- The light fitting located in the kitchen had been broken.
- Air-conditioners were found plugged in and turned on.
- Found on the floor of one of the bedrooms was a small clip seal plastic bag which contained what appeared to be a quantity of white crystallised substance. The bag and substance were photographed. The photographic image provided within the applicants’ material depicts an item that is generally associated with people who are involved in illicit substances.
- I will take this opportunity to indicate that I draw no inferences from what that item may or may not have been, and nor does its discovery within the applicants’ house impact upon the decision that I have reached in this matter.
- The applicants telephoned the respondent. It was arranged that he would meet them at the house later that day. He said that he was going to do some work on the house that night and finish all the work by the following day. The applicants remained at the house until 7:30pm, however he did not meet them as arranged.
- At about 6:30am the following morning the applicants returned to the house to find the respondent’s motor vehicle parked in the backyard. Wet clothes were found hanging out to dry on the clothesline and the air-conditioners throughout the house were all turned on. Clearly the respondent had returned to the residence after the applicants left the previous night.
- When the applicants entered the residence, they found the respondent asleep on a mattress in one of the bedrooms. His girlfriend was also present. He became aggressive and angry towards the applicants and claimed that he been working on the house 24/7. He was at that time particularly hostile, aggressive and belligerent towards the applicants. Because of the way the respondent conducted himself, the applicants sought the assistance of the police to have him removed from the premises and the arrangement between the parties was severed.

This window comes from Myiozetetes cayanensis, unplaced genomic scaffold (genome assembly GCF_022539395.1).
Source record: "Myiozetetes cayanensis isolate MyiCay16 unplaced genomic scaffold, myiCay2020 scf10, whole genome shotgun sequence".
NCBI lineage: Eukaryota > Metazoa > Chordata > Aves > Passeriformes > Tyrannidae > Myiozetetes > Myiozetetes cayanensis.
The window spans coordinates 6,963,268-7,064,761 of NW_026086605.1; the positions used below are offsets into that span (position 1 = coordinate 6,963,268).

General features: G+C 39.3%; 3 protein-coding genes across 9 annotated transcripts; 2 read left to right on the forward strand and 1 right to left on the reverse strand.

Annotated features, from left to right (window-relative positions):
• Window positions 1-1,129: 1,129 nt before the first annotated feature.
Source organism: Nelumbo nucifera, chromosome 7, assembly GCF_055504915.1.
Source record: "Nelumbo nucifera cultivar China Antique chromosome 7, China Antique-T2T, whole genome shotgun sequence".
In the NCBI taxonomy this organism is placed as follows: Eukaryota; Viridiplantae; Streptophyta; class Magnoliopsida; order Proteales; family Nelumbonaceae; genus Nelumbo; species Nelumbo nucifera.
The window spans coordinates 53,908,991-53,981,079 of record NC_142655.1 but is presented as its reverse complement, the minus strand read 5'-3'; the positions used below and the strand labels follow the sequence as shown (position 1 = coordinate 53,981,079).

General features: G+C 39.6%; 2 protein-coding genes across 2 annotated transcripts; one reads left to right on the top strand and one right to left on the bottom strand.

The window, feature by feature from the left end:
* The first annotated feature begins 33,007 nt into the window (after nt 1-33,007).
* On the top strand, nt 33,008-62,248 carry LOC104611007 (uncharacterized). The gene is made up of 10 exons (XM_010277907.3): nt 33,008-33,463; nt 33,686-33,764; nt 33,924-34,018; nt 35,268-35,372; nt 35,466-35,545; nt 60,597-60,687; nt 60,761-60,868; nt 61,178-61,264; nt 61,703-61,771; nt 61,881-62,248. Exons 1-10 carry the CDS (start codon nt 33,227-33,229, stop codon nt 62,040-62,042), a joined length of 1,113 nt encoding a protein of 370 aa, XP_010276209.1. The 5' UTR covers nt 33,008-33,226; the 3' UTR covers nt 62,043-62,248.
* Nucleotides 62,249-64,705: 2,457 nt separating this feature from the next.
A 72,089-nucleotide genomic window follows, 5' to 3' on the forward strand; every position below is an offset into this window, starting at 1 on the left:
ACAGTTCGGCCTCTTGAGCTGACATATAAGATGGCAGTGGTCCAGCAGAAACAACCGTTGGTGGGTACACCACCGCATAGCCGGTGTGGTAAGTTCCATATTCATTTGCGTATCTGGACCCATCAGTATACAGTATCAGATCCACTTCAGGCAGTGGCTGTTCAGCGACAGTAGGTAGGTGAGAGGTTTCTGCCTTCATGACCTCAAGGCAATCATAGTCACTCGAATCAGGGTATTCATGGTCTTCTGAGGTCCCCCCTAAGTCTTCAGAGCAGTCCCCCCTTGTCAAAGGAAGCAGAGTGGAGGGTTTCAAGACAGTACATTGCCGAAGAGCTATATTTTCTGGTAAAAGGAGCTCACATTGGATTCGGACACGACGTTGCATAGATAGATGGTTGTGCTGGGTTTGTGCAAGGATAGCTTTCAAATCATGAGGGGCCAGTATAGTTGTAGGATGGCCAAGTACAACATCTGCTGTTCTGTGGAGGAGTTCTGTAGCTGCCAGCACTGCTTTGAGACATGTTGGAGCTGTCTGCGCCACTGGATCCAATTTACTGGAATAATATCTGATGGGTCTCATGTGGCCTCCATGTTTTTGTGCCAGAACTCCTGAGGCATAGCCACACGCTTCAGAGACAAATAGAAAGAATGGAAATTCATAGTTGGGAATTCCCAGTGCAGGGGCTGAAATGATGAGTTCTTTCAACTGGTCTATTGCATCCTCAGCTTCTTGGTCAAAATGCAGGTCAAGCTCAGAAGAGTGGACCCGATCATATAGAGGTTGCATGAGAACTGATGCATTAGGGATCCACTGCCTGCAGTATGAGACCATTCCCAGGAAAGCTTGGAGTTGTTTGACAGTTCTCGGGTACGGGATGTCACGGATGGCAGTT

- The applicants now seek damages for the costs they incurred, amongst other things, in rectifying the scope of works. On the other hand, the respondent also seeks damages. Both the applicants’ claim, and the respondent’s counter claim are discussed later in these reasons.
Respondent was an unlicensed contractor
- The tribunal, when conducting a proceeding, can inform itself in any way that it considers appropriate. It was apparent during the hearing that neither party had produced any evidence to show a history of any license issued to the respondent by the Queensland Building and Construction Commission (‘the QBCC’).
- At some point during the hearing, the respondent was asked about his qualifications. He said that he had no formal qualifications as a painter, although he had operated in that capacity for over 20 years. He went on to say that he was not qualified as a carpenter, tiler or plumber and nor was he the holder of any suitable accreditation or license issued by the QBCC in the areas of building, carpentry, tiling, plumbing or painting. Later in these reasons I will return to discuss the issues surrounding the Queensland Building and Construction Commission Act 1991 (Qld) (‘the QBCC Act’) and unlicensed contractors.
- Apart from the respondent being unlicensed, he inserted into his invoices his cancelled ABN. On two of the three invoices he provided to the applicants he quoted the amounts $3,100 and $1,500. He also indicated that both of those amounts were GST inclusive. The applicants’ evidence, which I accept, shows that the ABN provided by the respondent is recorded against his name, however it was cancelled from 30 June 2012. He is not currently registered for GST.
Applicants’ claim for damages
- For the formation of a contract, there are three basic requirements for a valid contract: agreement, intention to contract and consideration. On the information provided to the tribunal, it appears that the parties entered into an oral contract for which the respondent, as a building contractor, was to undertake domestic building work on the house owned by the applicants. In exchange for that work undertaken, the applicants were to pay the respondent an amount of money ranging from $6,600 to $7,600.
- The applicants arranged for other contractors to undertake remedial work on the house to rectify and complete the work that the respondent was engaged to do. The work was completed by those other contractors to a satisfactory standard. The applicants seek the amount of $4,229.64 for this part of their claim and it includes additional materials purchased from Bunnings. The breakdown of those expenses are:
Mick Langrope Painting
DNG Plumbing, Gasfitting and Roofing
Materials purchased from Bunnings to finish work